He also said the life span of most Nigerians was shortening due to the effect oil spill on the ecosystem.
“The attitudes of our oil explorers, especially when spills occur, it does not bother them that over a million of chemicals are spilled into the sea, which is very dangerous to health.
“The oil spill contaminate our aquatic resources and it affects the entire food chain as long as we survive on the food chain.’’
Responding, Jibril said the Navy was familiar with the operation of the agency, adding that it would support NOSDRA to stop oil spill in the country.
He said the force was also aware of the effects of oil spill to aquatic life and the environment.
The Navy Chief also commended the agency’s cooperation with the military, saying “you have reduced spillage and its attendant effects in the country within this few days.
“We are ready to contribute to stop oil spillage and we are ready to give to you information about spillage whenever they occur.
“Our new boats that we are importing from China have facilities to contain oil spillage.’’
He however, said the delay in the release of boats to the agency was to control their misuse and advised the agency’s management to henceforth, put in its administrative request at their time of need.
He gave an assurance that the Navy would reduce administrative bottlenecks to enable the agency to access the facility during emergencies.
Jibril, however, sought the support of NOSDRA in the provision of infrastructure to the force, saying, “we need to support one another to achieve our goals.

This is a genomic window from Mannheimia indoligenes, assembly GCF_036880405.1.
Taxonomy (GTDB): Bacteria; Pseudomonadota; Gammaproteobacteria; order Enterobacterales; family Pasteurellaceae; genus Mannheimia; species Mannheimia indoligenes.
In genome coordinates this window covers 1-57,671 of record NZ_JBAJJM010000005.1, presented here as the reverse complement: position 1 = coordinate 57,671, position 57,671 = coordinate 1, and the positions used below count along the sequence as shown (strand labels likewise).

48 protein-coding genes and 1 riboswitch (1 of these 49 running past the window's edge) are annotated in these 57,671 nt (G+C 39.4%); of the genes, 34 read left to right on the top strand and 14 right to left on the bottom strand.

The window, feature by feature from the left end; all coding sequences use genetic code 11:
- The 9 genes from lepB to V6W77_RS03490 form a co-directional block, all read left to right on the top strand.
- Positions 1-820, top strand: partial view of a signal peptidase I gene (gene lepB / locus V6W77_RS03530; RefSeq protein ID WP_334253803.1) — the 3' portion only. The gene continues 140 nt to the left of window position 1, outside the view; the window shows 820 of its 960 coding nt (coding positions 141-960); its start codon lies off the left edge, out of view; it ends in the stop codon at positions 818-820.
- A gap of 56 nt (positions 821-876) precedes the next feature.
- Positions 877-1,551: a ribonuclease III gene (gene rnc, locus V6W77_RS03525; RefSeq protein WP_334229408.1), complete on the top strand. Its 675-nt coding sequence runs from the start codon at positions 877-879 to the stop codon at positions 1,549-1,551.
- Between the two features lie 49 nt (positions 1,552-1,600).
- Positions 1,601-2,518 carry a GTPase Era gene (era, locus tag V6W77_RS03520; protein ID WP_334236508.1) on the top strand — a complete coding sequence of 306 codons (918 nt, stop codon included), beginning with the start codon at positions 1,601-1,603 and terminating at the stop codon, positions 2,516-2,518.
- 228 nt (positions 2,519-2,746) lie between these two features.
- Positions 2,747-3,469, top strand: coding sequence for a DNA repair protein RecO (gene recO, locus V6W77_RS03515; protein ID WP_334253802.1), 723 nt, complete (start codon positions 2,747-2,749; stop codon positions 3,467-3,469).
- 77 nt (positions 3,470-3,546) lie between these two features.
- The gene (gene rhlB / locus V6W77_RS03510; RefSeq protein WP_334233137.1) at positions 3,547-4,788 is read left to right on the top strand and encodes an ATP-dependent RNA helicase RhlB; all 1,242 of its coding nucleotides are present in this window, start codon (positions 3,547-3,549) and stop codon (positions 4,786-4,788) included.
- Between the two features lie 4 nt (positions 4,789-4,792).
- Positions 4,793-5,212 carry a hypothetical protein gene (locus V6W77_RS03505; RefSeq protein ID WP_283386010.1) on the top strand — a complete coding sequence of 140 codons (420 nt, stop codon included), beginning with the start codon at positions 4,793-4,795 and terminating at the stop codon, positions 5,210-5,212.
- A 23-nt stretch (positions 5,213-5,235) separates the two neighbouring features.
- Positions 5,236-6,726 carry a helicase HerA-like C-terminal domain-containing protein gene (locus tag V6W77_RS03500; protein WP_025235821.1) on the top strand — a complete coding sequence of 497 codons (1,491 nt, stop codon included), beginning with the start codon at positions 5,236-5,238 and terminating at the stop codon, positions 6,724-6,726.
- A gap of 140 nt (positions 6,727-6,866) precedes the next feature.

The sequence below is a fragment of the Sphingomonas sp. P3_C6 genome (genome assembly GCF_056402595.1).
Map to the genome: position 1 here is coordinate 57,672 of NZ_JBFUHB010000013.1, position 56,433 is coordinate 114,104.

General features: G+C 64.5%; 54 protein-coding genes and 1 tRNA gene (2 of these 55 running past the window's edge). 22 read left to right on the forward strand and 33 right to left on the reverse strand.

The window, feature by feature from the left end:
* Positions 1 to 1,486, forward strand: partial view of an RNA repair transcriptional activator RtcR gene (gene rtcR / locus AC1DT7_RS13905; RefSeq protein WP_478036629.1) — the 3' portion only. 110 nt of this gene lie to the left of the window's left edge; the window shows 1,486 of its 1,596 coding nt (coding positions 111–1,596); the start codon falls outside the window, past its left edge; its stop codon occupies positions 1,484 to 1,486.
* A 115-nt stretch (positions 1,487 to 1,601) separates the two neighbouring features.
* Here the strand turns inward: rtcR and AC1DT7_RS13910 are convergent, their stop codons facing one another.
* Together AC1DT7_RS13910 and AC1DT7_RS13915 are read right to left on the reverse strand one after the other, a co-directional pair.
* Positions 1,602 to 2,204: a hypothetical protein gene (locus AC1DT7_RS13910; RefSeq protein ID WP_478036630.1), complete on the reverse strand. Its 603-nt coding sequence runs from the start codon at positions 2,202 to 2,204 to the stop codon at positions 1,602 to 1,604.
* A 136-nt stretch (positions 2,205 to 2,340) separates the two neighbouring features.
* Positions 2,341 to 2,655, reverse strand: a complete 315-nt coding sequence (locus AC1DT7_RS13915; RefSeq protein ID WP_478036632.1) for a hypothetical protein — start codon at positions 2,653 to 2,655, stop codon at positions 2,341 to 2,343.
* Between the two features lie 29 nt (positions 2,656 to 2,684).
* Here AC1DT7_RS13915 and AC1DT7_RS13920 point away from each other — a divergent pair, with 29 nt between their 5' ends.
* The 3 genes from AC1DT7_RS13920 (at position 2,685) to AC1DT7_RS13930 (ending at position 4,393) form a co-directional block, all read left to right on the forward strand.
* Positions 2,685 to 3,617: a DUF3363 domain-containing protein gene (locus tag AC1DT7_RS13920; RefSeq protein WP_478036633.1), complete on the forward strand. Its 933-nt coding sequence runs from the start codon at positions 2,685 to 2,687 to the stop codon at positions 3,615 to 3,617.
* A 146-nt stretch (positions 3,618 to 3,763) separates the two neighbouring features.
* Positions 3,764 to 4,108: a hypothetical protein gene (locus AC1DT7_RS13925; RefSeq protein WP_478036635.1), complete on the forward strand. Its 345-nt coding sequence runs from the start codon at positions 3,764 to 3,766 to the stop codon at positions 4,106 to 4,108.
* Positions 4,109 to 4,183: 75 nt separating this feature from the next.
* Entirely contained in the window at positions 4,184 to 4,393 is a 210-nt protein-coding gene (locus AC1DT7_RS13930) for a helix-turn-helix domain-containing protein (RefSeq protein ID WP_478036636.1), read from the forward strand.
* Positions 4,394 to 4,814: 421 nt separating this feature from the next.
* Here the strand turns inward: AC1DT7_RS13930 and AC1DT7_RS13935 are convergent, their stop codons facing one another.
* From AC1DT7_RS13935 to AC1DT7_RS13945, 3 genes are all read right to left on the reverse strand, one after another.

“We have the human capital base to do what we are trained to do; what we need more is the infrastructure and we call on other organisations to support us too.’’

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N300m Debt Worries C’River Water Board

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Mr James Buchan, the
General Manager (Operations) of Cross River State Water Board, said more than N300 million owed it by various consumers in the state posed a challenge to its operations.
Buchan said this in an interview with the newsmen in Calabar last week, saying that the board was worried about the debt.
He said the board spent an average of N25 million monthly on diesel and chemicals to sustain water supply, urging the consumers who owed to settle their bills.
The general manager said that the state government paid its water bills regularly, urging the consumer’s to emulate the government by paying their bills to avoid disconnection.
Buchan further advised the consumers to always make genuine complaints about the services of the board to guarantee uninterrupted clean water supply.
The manager also urged consumers to shun illegal connection and to report to the board, those, including its staff members, who engaged in fraudulent activities.
“We want to supply to the public well treated water, we want to provide 24 hours service to the people, but we can only do this with the help of the people,’’ he said.
Buchan promised that Geographic Information System had been put in place to streamline the operations of the board and improve services.
He said the board was also worried over the damage of its pipelines worth more than N300 million by road construction companies in the state.
Buchan said the board had, however, drawn the attention of the officials of the concerned construction companies to the development.